The art of making house wines
Altrimenti, vino perpetuo from Inzolia grapes, is probably the only "house wine" that is still produced and bottled in Menfi.
Until a few decades ago, this traditional “house wine” produced in Menfi with the technique of perpetual aging in a single barrel was only made with Inzolia, which is the most representative grape of the area and the one that has been grown on our coasts for the longest time.
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Inzolia, the Mediterranean Queen
Inzolia was introduced into Western Sicily by the Greek colonists who founded Selinunte in 650 BC.
Adorned with monumental temples and magnificent sanctuaries, and extraordinarily beautiful, Selinunte soon became one of the richest and most powerful cities of Magna Graecia thanks to its commercial dynamism and flourishing agriculture. The Chora Selinuntina, the vast agricultural territory that surrounded the city, was dotted with farms and small settlements that stretched from the coast to upcountry, and was capable to easily feed a population of over 100,000 residents.
Excellent wines were produced here 25 centuries ago: numerous archaeological finds demonstrate that countless types of amphorae, cups, craters, oinochoai and ceramic vases were dedicated to serving wine and to the art of hospitality in ancient Selinunte. The Hellenistic palmento recently found in Sambuca di Sicilia also confirms the relevance of the wine-based economy in this area.
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The Sicilian wine culture
Inzolia has gold-colored grapes, with a modest sugar content: young Inzolia wines rarely reach 12.5% alcohol.
Things change when you let these wines age in barrels, very slowly and for many years.
What happens over time, is a progressive and constant evaporation of the aqueous part of the wine, which leads to an impressive concentration of aromas and acids. Time favors elegant and integrated oxidation, the formation of superior alcohols (glycerol in particular) and a natural stability that does not need to be supported by filtration, nor by fining or other oenological “corrections”.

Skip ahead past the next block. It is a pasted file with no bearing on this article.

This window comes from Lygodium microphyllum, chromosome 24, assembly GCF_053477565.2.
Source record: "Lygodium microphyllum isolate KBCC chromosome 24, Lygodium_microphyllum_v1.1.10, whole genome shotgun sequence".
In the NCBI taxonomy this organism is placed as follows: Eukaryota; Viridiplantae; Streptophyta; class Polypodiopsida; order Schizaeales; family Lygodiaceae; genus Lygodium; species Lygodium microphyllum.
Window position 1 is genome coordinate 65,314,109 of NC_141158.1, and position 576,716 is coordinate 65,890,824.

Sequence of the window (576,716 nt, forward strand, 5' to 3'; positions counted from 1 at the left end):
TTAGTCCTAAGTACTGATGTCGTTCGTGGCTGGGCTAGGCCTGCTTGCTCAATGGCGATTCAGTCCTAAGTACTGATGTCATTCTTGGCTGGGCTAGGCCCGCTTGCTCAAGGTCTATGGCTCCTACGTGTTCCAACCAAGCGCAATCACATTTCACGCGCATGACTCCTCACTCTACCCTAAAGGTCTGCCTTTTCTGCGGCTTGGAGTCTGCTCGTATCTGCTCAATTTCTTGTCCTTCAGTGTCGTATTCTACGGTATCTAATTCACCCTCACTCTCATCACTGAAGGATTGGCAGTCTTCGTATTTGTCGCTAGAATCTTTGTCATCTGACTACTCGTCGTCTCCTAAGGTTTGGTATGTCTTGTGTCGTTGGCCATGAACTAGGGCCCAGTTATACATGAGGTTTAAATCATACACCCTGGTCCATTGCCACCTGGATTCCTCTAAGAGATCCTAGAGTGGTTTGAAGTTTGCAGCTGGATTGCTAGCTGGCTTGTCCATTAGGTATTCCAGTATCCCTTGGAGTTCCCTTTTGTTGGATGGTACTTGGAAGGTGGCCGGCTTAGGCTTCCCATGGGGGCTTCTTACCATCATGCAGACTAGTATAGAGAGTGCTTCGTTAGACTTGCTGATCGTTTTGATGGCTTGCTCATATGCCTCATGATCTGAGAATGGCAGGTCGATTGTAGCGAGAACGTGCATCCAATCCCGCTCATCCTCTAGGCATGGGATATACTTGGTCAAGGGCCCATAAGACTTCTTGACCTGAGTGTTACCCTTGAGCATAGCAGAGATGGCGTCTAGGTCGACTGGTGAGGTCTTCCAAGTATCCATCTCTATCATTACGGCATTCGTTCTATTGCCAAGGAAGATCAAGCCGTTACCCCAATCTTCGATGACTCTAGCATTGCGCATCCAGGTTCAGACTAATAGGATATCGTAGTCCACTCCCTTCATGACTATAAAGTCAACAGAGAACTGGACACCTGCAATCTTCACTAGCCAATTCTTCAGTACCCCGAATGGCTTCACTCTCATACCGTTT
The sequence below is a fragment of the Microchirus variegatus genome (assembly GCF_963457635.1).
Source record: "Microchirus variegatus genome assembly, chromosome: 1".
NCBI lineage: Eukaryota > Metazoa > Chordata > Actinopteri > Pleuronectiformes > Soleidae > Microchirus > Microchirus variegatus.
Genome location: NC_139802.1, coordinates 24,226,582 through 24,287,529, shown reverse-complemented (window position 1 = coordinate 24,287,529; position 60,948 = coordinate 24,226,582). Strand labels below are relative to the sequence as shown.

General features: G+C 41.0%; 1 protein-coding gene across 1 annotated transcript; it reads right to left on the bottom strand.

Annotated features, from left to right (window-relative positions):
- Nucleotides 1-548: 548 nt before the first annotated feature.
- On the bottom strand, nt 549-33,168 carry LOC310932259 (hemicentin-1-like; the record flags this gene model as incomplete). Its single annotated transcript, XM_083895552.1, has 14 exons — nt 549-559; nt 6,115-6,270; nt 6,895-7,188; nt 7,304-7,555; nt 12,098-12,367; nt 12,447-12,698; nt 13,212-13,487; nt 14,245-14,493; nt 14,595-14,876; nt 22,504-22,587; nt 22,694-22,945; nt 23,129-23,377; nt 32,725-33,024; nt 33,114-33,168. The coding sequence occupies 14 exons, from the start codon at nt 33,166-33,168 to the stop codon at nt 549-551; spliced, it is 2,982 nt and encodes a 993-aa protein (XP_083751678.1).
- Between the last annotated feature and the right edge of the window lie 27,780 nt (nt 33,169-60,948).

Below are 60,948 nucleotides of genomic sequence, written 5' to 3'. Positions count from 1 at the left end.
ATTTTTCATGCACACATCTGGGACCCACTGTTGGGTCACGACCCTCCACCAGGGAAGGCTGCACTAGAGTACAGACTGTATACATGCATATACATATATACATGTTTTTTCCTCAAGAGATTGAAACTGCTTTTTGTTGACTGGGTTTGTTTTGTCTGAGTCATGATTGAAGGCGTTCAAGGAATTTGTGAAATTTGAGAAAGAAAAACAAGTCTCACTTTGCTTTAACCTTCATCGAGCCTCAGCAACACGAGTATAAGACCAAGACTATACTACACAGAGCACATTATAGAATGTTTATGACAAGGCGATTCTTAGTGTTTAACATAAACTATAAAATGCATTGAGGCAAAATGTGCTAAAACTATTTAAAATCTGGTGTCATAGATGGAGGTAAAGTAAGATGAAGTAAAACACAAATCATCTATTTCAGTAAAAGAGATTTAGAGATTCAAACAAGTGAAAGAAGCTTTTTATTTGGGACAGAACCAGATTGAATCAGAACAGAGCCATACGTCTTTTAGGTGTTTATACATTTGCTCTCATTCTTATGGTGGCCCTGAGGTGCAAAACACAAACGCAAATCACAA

Our ancestors understood all this a long time ago.
They certainly would not have been able to explain all chemical reactions and microbiological processes underlying their production choices, but they knew their vines and discerned the good vineyards from the ordinary ones; observation, analysis, experience, and patience were part of their traditional knowledge.
This knowledge that sedimented for centuries gave birth to what they called "house wine". This was simply how the best wine was called, and each family made its own: they were all different wines, which evolved differently from house to house while maintaining, over time, an extraordinary recognizability and coherence.
The best barrels were intended for the house wine, generously sized even if not as large as those used in Marsala: my grandfather's were "four-cart" barrels, and each of them could contain about 2 tons of grapes.
Inside the barrels, "the mother" was raised in perpetuum and cared for with great attention. The quality and character of the house’s signature wine depended on it: made up of the sediments (the fine lees we would say today) from many harvests, the mother was the very heart of the wine.
Wine was drawn from those barrels for many occasions: there were birthdays and baptisms, weddings and anniversaries, hunting and harvest festivals, patron saint’s days, Easters and Carnivals, and much more. Each barrel could contain enough wine for a year, but it never had to be emptied more than half, so as not to disturb the mother's work: at Christmas the new wine filled the barrel again, without ever disturbing the sediment.
The new wine was generally Inzolia, while Grecanico or Catarratto were added from time to time for a more intense color, or structure. Many vintages were blended together, always living with the mother, before the house wine was considered good: and it was what today we would call terroir.
Then, at some point, we stopped making these wines: we started chasing imported production models, bending to market demands and to fashion trends, and we almost lost our memory and knowledge.
Thinking of my grandfather and my father after him, I recently started making my house wine: Altrimenti, vino di casa, in 2012.
I only bottled this wine twice: in 2018 and in 2021, with a total production of under 300 bottles.
The next one, perhaps, in a few years.